Cancer Of The Vocal Cords
What Is Cancer Of The Vocal Cords?
The vocal cords are folds found in a part of the throat called the larynx or voice box. The vocal cords open and close to regulate the air flow to and from the lungs. When air passes through this narrowed opening the vocal cords can vibrate and produce a sound that the upper airway, tongue, and mouth can form into speech.
Cancer of the vocal cord is the result of malignant (cancerous) cell growth on these folds. In the early stage of disease these cancerous cells may be viewed by your physician as red or white lesions on the tissue that covers the cords.
As the cancer cells continue to divide, the tumor can prevent the vocal cords from working properly and spread to other parts of the larynx. Cancer can affect one or both vocal cords and may be detected early because of changes in the voice such as hoarseness.
What Causes Cancer of The Vocal Cord? What Cases Vocal Cord Cancer?
Many people who have been diagnosed with vocal cord cancer have a history of smoking and tobacco use. Research shows that smoking can also reduce the effectiveness of treatment for vocal cord cancer and increase the chances that the cancer comes back. Excessive alcohol consumption has also been linked to higher risk for vocal cord cancer.
Although smoking and alcohol consumption are major risk factors, sometimes individuals who do not smoke or drink will develop cancer of the vocal cord. A common virus called human papillomavirus (HPV) may also increase the chances of getting laryngeal cancer. Some research shows that acid reflux disease could be involved as well.
What Are Some Symptoms Of Cancer Of The Vocal Cords?
Symptoms of vocal cord cancer may include:
- Hoarseness or “breathy” voice lasting longer than 3 weeks
- Chronic sore throat
- Ear pain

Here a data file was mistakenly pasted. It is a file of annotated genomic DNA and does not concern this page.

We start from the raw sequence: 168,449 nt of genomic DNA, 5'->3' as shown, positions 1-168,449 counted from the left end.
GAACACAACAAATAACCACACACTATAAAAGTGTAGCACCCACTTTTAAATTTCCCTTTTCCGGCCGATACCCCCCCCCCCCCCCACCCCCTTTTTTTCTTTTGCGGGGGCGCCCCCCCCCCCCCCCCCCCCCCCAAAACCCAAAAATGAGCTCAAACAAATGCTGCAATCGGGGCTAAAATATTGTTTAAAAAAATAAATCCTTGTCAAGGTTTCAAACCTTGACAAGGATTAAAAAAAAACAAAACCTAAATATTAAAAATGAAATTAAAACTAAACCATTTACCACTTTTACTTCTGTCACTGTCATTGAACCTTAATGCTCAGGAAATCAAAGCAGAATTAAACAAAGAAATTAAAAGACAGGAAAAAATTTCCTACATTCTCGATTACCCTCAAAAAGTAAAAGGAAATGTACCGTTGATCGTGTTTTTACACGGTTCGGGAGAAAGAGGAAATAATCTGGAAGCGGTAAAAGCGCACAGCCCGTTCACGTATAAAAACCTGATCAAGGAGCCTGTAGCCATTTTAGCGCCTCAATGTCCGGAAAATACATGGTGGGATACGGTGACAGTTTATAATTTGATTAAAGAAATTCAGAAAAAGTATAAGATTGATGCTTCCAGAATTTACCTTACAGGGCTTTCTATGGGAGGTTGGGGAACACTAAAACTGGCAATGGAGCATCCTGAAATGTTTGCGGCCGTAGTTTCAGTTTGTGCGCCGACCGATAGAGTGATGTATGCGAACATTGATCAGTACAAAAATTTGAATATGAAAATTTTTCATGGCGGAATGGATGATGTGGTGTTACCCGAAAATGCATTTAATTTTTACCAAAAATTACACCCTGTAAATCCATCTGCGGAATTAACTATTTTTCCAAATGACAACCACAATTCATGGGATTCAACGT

- Difficulty swallowing
- Chronic cough with or without blood-stained sputum
- Sensation that something is stuck in the throat
- Difficulty catching your breath while talking
- Lumps that can be felt in the neck
- Unexplained weight loss
How Is Vocal Cord Cancer Diagnosed?
Flexible nasoendoscopy is a common technique which involves using a thin camera, inserted through the mouth or nose, to look down into the voice box. If a suspicious lesion or growth is seen a biopsy will be recommended.
If the results of the biopsy show that the cells are cancerous, a computed tomography (CT) scan, magnetic resonance imaging (MRI) scan, or positron emission tomography (PET) scan may be performed. These imaging modalities assess the location and spread of the cancer. Fortunately, when vocal cord cancer is diagnosed early, there is often no spread from the primary tumor site. This is because cancer cells have a more difficult time spreading to other parts of the throat from the vocal cords.
If the tumor has spread into other parts of the voice box, then cancer cells can invade lymph nodes on one or both sides of the neck. The size of the tumor as well as the spread of the cancer to other locations will determine the stage of the cancer.
How Is Vocal Cord Cancer Treated? Is Vocal Cord Cancer Curable?
The two most common treatments for cancer of the vocal cords are are:
This can be done using a small camera and tools that are inserted through the mouth under anesthesia. The cancerous growths will be stripped or excised while aiming to preserve the healthy tissue of the vocal cords.
Using beams of radiotherapy, the cancer cells on and around the vocal cords are killed. These treatments are done over the course of several weeks as outpatient visits.
For early vocal cord cancer, both surgery and radiation therapy these treatment options have the same success or cure rate. The goal in both cases is to remove or kill all the cancer cells and to preserve as much of the vocal function as possible.
Chemotherapy is not as common for early vocal cord cancer as the side-effects are thought to outweigh the benefits. Chemotherapy used along with radiation may become an option in later stage vocal cord cancer if the cancer cells have spread to other parts of the neck.
Removal of the larynx (laryngectomy) and surgery on the neck to remove cancerous lymph nodes or metastases (tumor spread) may also be necessary in late-stage cancer of the vocal cords.